macOS Mojave changes spell doom for indie Mac games

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Apple is making life a lot harder for smaller game studios.
Photo: Cult of Mac

A big change Apple is making with macOS Mojave could make it more difficult for indie developers to build cross-platform games.

Apple is pushing game creators to drop OpenGL in favor of its own Metal API, which isn’t supported by third-party platforms. It may mean smaller game development teams are forced to choose between releasing on macOS or other operating systems.

OpenGL, or the Open Graphics Library, is essentially a middleman between a piece of software and your computer’s graphics chip. It’s open-source and supported by all major platforms, which makes it easier to create games that run on multiple operating systems.

The problem with OpenGL is that it’s getting long in the tooth. Apple’s Metal API is more advanced and created specifically for Apple devices, and using it can greatly improve graphics performance inside apps and games for macOS and iOS.

Apple pushes Metal

It’s no surprise, then, that Apple wants developers to ditch OpenGL and adopt Metal instead.

The company announced during its WWDC keynote on Monday that it will deprecate OpenGL and OpenCL with the release of macOS Mojave this fall. Future versions of its software will almost certainly drop support entirely.

“Games and graphics-intensive apps that use OpenGL should now adopt Metal,” Apple informs developers on its website. “Similarly, apps that use OpenCL for computational tasks should now adopt Metal and Metal Performance Shaders.”

This is bad news for independent game developers.

So long, OpenGL

The beauty of OpenGL, because of its widespread support across macOS, iOS, Android, and Windows, is that it made it quicker and easier for developers to build apps and games that could be run across multiple platforms.

Without OpenGL support in macOS, a game built for Android or Windows would have to be rewritten for the Mac. That takes a lot of time and resources that many independent developers and small studios simply don’t have.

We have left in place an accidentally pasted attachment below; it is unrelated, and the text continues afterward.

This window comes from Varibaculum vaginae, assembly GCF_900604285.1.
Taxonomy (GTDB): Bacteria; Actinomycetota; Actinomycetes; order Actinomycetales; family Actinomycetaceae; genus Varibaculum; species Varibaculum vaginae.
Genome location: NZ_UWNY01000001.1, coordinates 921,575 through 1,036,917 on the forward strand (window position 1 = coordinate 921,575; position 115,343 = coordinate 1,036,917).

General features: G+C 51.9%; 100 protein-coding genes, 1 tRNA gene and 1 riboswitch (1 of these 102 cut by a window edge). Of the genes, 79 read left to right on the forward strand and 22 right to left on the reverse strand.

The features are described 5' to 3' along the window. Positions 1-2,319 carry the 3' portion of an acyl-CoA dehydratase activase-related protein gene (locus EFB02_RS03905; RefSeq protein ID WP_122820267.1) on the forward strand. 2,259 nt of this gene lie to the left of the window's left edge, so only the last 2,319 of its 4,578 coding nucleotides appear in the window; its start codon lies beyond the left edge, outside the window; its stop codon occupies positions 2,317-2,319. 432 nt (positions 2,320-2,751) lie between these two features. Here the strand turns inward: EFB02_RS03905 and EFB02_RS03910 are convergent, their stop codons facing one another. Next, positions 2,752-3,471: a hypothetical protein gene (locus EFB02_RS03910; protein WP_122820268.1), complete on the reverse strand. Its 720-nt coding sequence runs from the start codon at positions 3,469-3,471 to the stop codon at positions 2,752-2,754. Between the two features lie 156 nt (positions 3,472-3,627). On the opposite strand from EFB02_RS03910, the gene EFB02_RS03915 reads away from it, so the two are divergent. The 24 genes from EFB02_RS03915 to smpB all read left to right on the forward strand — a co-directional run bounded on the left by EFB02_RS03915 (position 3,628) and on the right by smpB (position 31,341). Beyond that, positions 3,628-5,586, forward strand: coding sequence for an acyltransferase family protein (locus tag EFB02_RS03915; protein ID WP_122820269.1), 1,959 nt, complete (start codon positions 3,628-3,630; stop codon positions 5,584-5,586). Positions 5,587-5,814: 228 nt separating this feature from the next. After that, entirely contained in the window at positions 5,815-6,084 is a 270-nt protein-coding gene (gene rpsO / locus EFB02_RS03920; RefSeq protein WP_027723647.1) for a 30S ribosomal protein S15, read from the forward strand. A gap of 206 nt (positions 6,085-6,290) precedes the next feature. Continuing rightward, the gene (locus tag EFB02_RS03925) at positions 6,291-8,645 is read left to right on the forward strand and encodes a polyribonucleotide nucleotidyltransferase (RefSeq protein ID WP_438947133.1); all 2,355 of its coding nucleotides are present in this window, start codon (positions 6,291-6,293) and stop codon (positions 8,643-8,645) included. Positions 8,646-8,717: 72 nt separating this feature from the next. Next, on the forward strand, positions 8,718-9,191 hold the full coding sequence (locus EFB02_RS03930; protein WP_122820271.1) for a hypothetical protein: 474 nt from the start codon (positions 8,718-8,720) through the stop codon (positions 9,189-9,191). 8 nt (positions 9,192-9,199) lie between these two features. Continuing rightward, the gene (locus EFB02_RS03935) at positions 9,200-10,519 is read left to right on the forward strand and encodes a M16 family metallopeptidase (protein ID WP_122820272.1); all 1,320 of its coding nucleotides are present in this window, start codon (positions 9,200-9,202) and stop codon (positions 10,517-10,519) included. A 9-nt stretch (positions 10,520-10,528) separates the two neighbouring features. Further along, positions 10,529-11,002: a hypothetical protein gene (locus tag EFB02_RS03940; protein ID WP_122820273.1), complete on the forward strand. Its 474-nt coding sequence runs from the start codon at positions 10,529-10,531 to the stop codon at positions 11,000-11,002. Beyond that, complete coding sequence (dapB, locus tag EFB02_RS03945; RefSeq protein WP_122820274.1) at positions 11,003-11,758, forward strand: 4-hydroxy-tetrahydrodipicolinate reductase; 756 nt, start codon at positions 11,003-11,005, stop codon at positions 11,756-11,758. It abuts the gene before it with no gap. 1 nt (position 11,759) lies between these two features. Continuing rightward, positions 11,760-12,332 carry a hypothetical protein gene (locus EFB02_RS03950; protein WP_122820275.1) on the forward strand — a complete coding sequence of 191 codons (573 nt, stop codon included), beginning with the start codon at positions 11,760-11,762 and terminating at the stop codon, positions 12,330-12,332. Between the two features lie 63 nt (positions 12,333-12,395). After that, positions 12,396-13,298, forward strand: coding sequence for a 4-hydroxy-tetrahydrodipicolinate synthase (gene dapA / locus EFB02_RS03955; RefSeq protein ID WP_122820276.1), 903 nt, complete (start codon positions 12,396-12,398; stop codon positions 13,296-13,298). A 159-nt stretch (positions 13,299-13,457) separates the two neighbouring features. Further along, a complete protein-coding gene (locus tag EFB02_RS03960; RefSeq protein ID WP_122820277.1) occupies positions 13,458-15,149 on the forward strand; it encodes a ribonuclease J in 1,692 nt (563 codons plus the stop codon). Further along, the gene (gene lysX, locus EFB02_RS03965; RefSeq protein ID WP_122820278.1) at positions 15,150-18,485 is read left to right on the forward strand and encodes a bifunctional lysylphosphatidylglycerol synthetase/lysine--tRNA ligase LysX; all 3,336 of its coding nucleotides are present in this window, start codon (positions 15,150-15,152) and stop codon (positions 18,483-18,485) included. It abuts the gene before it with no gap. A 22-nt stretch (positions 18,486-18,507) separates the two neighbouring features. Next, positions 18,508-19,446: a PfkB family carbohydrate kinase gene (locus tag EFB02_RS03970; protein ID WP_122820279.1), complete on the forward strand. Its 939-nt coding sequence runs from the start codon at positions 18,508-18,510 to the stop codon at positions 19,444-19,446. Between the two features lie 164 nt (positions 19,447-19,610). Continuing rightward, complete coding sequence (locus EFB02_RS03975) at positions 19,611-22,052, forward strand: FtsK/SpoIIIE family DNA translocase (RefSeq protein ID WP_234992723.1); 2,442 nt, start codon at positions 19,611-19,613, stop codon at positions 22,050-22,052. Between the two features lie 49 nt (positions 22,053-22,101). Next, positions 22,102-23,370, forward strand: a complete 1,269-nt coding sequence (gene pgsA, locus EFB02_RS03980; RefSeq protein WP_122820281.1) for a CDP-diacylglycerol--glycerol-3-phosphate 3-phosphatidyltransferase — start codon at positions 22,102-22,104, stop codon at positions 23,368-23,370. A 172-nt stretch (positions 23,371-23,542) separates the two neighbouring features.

“A problem with game development is projects can be very long and teams are often in a financially perilous situation,” Andi McClure, an independent game developer and the founder of Mermaid Heavy Industries, told Motherboard.

Apple’s decision creates an “additional obstruction to writing custom [game] engines, additional chances for bugs, and just additional headache for what—to most developers—is a secondary platform,” Rami Ismail of games studio Vlambeer added.

Developers have tough decisions to make

Not only does Apple’s decision make it harder for developers to build cross-platform games, but many have already started working on titles with OpenGL that may not be supported by macOS by the time they’re ready for release.

“The uncertainty as to a future timeline definitely doesn’t help here, and the lack of financial impetus might mean a lot of developers can not justify the cost/benefit of adjusting old code to new standards,” Ismail added.

Apple is yet to confirm when it will ditch OpenGL entirely, but there’s no doubt developers will have a tough decision to make in the future. Should they invest more time and money into making cross-platform titles, or drop support for macOS altogether?